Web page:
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Children's comprehension of ‘before’ and ‘after’ reinvestigated*


The present paper is concerned with establishing the relative difficulty involved in the acquisition of the temporal conjunctions before and after. It tries to control the influence on performance of the following variables: contextual support within a sentence (logically/arbitrarily ordered sequences), order of mention, syntactic complexity, task requirement variables, and memory load. In addition, experiments intended to throw light on the cognitive mechanisms underlying an understanding of these conjuctions are described. The concept of time is supposed to be spatial in origin. An understanding of relative time is dependent on ability to decentre and coordinate. Finally, it is suggested that reversible thinking (in a Piagetian sense) is involved in the process of making inverse sentence order agree with event order.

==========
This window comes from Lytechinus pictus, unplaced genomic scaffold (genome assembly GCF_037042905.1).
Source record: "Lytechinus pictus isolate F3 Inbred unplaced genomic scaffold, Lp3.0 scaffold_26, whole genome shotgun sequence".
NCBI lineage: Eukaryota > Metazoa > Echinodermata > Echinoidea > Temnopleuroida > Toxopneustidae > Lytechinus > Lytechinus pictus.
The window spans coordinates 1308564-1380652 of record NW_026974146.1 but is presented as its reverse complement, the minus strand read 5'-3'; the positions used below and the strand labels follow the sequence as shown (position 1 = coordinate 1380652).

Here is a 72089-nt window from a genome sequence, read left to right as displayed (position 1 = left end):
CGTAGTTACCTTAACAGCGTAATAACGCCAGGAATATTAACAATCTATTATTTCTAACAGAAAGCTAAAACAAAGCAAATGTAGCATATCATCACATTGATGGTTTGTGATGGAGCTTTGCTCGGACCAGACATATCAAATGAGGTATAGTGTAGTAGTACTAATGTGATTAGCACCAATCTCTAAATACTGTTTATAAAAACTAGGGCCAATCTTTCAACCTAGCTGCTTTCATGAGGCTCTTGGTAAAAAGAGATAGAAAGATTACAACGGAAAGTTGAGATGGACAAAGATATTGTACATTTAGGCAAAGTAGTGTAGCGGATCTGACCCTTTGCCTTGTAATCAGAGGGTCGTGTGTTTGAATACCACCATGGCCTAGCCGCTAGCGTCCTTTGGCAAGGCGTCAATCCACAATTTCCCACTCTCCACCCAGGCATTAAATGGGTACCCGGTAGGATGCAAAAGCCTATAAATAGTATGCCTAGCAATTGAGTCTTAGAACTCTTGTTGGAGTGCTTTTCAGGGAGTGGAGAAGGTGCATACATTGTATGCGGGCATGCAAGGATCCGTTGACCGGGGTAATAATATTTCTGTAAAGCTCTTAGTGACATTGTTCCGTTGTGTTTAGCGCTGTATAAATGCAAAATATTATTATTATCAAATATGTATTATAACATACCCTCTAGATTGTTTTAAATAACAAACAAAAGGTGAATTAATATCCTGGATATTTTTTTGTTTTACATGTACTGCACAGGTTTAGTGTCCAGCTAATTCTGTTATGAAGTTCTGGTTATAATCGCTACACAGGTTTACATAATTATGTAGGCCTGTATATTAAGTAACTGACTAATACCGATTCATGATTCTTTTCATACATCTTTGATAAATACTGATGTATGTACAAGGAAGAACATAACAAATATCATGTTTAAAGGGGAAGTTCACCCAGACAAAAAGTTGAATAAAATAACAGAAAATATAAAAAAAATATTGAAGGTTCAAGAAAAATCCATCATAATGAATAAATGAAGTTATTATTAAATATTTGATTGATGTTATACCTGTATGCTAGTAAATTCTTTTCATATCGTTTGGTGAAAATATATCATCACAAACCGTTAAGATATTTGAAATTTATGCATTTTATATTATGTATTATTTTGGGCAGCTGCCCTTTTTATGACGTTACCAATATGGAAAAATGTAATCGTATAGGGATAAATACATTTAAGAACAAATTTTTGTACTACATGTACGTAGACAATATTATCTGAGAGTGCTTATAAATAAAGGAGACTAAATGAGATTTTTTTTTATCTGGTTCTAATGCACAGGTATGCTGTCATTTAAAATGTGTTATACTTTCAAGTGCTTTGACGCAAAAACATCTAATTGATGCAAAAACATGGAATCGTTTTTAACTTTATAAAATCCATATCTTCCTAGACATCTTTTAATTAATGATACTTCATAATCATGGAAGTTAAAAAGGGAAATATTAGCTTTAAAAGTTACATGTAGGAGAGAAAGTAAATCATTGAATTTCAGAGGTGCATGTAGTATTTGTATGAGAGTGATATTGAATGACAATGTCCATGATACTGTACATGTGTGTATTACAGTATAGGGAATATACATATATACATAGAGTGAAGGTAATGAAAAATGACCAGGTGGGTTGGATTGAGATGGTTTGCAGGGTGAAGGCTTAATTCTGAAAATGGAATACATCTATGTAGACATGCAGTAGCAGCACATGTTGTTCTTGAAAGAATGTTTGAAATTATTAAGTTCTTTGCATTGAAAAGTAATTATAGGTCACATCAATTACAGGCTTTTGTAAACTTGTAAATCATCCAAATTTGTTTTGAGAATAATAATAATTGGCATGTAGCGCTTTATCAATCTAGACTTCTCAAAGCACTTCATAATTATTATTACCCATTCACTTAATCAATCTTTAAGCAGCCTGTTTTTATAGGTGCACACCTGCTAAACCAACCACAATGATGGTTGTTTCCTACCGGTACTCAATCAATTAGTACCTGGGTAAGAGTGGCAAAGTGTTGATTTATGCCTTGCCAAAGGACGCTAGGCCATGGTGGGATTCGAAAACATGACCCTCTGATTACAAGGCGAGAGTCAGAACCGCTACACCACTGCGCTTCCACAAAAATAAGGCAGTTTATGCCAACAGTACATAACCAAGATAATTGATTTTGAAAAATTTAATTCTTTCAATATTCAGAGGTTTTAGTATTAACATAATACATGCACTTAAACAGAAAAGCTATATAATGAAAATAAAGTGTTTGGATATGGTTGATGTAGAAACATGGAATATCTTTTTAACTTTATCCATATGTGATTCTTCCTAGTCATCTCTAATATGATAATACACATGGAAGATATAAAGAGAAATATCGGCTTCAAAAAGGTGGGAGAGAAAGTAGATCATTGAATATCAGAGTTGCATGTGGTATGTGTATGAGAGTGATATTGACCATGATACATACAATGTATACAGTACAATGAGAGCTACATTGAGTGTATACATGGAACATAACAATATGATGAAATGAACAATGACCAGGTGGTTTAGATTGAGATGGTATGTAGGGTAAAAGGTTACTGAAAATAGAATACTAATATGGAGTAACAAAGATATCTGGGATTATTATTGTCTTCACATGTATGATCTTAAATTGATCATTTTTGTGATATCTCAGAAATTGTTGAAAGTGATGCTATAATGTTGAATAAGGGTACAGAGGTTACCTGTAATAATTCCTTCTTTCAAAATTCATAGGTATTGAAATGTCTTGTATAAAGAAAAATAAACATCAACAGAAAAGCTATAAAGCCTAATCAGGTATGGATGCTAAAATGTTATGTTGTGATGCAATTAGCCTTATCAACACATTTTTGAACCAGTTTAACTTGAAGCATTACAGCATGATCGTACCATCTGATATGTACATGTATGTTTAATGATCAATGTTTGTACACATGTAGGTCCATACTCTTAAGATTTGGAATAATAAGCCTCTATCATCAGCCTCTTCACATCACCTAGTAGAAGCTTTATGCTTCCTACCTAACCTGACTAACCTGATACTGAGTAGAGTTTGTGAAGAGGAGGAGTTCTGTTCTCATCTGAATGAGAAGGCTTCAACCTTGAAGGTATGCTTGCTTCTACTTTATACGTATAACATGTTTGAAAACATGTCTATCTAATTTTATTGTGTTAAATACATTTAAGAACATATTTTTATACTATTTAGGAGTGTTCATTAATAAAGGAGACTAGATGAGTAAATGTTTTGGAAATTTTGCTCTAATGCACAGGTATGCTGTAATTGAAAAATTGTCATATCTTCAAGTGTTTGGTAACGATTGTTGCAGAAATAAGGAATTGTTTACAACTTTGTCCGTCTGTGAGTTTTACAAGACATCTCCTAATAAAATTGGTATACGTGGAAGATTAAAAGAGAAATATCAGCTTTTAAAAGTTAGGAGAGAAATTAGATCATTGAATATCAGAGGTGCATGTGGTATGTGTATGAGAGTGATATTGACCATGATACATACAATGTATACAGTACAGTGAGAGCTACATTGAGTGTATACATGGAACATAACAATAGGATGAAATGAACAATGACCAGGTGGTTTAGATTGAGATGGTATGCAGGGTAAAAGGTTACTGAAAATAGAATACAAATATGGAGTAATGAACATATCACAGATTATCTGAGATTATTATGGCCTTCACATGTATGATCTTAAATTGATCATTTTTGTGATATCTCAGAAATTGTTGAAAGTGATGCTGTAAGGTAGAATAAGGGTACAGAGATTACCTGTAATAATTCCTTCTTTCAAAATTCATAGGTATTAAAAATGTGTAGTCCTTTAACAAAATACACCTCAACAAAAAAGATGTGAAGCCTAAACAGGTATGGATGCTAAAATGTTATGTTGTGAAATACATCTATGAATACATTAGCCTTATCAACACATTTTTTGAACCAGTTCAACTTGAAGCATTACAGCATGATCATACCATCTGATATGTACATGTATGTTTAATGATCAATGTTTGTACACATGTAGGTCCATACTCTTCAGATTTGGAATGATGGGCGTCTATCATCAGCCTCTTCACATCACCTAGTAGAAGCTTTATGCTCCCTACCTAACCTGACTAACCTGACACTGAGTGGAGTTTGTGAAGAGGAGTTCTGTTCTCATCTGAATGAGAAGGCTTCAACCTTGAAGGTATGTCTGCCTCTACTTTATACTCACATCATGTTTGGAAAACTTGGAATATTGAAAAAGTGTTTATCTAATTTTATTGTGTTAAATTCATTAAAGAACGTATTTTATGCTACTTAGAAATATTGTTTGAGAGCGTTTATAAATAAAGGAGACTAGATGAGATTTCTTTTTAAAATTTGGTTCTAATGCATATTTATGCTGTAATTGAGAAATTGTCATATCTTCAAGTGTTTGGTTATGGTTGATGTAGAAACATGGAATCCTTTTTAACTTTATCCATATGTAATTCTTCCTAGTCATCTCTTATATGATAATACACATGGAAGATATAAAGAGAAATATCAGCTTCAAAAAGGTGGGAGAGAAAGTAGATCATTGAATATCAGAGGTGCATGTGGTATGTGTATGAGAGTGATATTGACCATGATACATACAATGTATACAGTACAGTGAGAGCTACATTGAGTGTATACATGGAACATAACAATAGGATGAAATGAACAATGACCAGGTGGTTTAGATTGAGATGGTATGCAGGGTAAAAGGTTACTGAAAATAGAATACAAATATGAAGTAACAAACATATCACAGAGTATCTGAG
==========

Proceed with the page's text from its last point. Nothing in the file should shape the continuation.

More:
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Author's address: University of Aarhus, Department of English, 8000 Aarhus C, Denmark.

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This list contains references from the content that can be linked to their source. For a full set of references and notes please see the PDF or HTML where available.

A. Amidon & P. Carey (1972). Why five-year-olds cannot understand before and after. JVLVB 11. 417–23.

E. V. Clark (1971). On the acquisition of the meaning of before and after. JVLVB 10. 266–75.

C. Taylor (1971). What is involved in a genetic psychology? In T. Mischel (ed), Cognitive psychology and epistemology. New York: Academic Press.

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Journal of Child Language
  • ISSN: 0305-0009
  • EISSN: 1469-7602
  • URL: /core/journals/journal-of-child-language
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